I could see his point about not thinking he had gotten the care he expected (he had gone to one of the crappier hospitals in the area and frankly, I wasn’t surprised that some of the staff there might not treat a demanding, cursing 80-something-year-old guy with a heart attack with the compassion or empathy that they could have) but I bit my tongue and didn’t suggest that if he ever did decide to make a formal complaint to the hospital, that keeping the blue language and the staff members’ skin color out of the letter or phone call might work oh so slightly more in his favor.

My initial evaluation proved that Dwayne did have some minor to moderate problems that required my professional skills so I scheduled myself to see him the next day. Good thing we had installed those shower grab bars for April because now he was going to need them. Besides that, hand and arm weakness were some of his issues so I was preparing to show him a very simple home exercise program that he could do in his spare time. Now, it’s been my experience that for most people, especially older ones, “spare time” meant “watching TV” but sometimes there will be the odd hobbyist, jigsaw puzzler, search-a-word person, etc. So I always make it my business to ask “What do you like to do in your spare time” so I don’t tell them to “do this while watching TV” and then they tell me that they haven’t watched TV since 1956 because that’s when Elvis Presley was on the Ed Sullivan Show and that’s what proved to them that television was the spawn of the devil. As it turned out, Dwayne said that he spent a lot of his spare time reading the Bible. Really, the Bible? REALLY? My only thought was, “You go on and on with your cursing and ‘God damns’ and prejudices against people with different skin color than you and you read the Bible in your spare time?” And no, I didn’t say it out loud.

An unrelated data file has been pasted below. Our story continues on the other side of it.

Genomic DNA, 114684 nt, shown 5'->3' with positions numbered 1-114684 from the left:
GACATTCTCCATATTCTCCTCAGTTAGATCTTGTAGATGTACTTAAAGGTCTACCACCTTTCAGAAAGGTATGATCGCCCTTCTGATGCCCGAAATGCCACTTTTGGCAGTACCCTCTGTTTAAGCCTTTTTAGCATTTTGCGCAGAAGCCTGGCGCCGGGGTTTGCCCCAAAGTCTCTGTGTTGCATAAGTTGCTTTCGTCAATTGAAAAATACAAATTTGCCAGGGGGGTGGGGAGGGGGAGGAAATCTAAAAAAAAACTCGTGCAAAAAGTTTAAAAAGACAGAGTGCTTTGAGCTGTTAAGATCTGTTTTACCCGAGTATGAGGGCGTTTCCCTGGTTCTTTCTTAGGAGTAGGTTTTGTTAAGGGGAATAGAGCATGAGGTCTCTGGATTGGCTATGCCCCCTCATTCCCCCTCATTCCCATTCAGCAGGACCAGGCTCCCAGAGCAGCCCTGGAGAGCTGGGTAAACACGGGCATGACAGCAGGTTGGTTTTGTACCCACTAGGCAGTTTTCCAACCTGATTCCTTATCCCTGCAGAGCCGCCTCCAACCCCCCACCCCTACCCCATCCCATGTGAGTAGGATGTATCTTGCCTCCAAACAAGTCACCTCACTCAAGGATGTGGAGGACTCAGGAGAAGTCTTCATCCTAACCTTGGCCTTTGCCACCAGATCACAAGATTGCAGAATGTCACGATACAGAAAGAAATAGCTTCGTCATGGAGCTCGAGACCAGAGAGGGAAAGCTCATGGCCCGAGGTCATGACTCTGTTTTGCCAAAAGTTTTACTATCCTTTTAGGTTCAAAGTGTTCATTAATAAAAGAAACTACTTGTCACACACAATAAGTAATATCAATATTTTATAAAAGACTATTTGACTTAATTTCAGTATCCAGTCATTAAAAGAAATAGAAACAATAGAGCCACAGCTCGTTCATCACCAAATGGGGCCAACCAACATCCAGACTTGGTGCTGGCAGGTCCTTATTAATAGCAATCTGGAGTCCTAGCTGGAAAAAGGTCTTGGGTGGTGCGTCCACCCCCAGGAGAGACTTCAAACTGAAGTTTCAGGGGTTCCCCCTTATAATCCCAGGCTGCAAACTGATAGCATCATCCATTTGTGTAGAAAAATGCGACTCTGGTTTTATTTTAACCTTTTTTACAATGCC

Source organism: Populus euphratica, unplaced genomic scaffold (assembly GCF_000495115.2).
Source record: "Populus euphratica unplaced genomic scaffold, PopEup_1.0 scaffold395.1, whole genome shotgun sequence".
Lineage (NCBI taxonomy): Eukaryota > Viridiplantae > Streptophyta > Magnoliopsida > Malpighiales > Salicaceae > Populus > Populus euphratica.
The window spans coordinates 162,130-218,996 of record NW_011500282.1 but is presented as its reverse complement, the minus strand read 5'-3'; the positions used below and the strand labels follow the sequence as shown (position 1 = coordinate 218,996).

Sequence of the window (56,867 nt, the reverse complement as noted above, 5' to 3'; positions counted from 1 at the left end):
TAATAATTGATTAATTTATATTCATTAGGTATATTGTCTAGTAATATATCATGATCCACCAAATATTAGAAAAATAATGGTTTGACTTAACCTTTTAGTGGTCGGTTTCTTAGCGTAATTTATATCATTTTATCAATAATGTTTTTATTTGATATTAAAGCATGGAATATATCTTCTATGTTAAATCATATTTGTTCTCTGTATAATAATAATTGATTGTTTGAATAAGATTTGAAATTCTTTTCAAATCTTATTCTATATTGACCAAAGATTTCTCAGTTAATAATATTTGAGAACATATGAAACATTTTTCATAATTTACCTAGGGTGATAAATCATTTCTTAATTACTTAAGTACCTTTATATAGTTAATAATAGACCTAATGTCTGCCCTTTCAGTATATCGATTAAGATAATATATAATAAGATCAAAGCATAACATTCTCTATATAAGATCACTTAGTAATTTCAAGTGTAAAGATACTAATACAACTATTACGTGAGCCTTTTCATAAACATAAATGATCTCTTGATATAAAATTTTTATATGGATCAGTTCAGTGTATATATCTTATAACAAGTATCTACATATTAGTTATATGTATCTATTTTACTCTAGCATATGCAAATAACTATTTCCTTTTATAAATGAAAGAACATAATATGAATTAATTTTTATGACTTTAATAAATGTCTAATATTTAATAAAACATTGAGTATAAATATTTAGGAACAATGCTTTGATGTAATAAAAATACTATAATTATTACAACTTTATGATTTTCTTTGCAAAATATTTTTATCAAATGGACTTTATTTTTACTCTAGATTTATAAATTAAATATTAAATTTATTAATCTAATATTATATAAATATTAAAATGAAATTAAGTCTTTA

But I wanted to.

I still love working with Dwayne, though. His religious hypocriticism aside (and really, besides it being none of my business who am I, of all people, to judge THAT?), he’s still a cool old guy to talk to, easy to schedule, as compliant as can be and, as his sister and niece have told me, he loves me to pieces (I say it’s because I don’t take any of his crap and he respects that). Hell, I even got to do “outdoor therapy” (doing therapy stuff outside on the porch, driveway, etc, instead of inside the house) with him one day last week , which, with our wacky weather and the level of sickness of most of my patients, is a rare treat that only happens about once or twice a year, tops. I take his “goddamns” and “shits” in stride and, as a fringe benefit, don’t even worry so much when I wind up forgetting to substitute certain words with “heck”, “darn” or the occasional “crap” (I usually ask permission of my patients before saying “crap”…just in case. Never even bothered with Dwayne). I’ve got 2 more weeks with Dwayne and I plan to enjoy them.